The characteristics of social relationships in the 12 months preceding the index date were measured in identical format in cases and controls using the Close Persons Questionnaire (CPQ) [14,26]. Social relationships have typically been defined as two distinct components for the purpose of measurement: namely social support and social network (conceptually equivalent to ‘objective and subjective’ [27] or ‘functional and structural’ [26] respectively). Reliability and validity for the CPQ have been previously established [14,26], and the CPQ itself has been described in detail elsewhere [14], but is briefly summarized below. In evaluating the relationship between study participants and the person nominated as the closest to them, the CPQ social support subscales measure confiding, practical, and negative aspects of the index close relationship. The social network subscales on the other hand measure the degree of involvement in social activities with family/relatives, friends, colleagues, and/or larger social networks reported by the respondents. Three dimensions of social network can be analysed separately: isolation, network beyond the household, and household size. (See the Additional file 1 for more details about scale items and scoring method)

Additional file 1: Appendix.

Format: DOCX Size: 19KB Download fileOpen Data

Physical and mental health

We recorded self-reported disorders related to every organ system. These disorders were chosen based on common disorders seen in a general hospital. Each disease of a single system was rated 1. The numbers of physical illnesses were summed as an indicator of health conditions, with higher numbers indicating worse physical health. We further double-checked the electronic medical records to confirm each participant’s diagnoses. For mental health evaluation, the Patient Health Questionnaire-9 (PHQ-9) was used to assess depressive symptoms. The nine items on this scale are rated on a 4-point scale, ranging from 0 (never) to 3 (nearly every day) generating a total score ranging from 0 to 27, with higher scores indicating increased likelihood of depressive disorders. The Chinese version of the PHQ-9 has been validated and found to have good reliability and validity [28].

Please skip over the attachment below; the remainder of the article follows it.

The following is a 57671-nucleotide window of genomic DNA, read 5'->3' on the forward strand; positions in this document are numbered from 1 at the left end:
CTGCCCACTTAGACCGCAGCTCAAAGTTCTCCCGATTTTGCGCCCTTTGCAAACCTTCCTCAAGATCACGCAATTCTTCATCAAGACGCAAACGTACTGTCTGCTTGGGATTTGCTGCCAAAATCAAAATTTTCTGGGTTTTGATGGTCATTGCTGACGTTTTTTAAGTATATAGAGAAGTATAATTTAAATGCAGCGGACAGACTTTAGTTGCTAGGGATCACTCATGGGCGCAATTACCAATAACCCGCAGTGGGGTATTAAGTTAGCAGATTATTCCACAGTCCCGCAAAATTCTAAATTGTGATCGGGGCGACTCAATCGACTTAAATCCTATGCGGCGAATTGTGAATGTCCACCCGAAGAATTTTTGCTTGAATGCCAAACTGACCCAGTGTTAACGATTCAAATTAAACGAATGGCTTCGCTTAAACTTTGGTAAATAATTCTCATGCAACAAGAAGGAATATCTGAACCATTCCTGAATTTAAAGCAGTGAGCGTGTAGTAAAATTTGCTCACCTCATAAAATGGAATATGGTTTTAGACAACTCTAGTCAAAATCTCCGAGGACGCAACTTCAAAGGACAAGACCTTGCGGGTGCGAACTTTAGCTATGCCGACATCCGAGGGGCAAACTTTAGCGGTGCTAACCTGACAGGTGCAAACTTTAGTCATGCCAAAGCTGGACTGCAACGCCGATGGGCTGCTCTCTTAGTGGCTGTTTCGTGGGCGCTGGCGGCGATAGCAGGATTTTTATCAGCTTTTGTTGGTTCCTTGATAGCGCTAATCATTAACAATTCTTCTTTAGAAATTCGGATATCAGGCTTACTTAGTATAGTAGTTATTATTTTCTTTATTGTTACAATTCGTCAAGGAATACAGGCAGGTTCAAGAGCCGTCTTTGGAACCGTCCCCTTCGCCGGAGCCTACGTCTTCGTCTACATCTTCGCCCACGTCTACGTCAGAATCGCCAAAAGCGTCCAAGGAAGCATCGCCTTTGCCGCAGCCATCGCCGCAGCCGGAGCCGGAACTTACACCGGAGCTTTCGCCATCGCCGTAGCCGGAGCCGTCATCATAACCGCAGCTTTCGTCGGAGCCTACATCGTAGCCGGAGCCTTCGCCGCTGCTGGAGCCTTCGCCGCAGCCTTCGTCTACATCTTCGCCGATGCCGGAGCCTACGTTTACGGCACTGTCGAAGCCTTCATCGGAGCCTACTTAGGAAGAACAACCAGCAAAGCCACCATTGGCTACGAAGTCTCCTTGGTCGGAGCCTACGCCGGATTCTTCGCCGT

Major life events

Participants were asked about the following events and dates of occurrence: personal experience of major illness, injury or assault; death, major illness, injury or assault experienced by a close family member; marital or long-term interpersonal relationship break down; serious dispute with family members, relatives, friends or neighbors; being unemployed for over a month or being made redundant; severe financial crisis; judicial problems to be solved; major material loss; severe behavioural problems of children. Each life event was recorded “1” if present, and total life events were summed to generate an ordinal covariate for statistical analysis.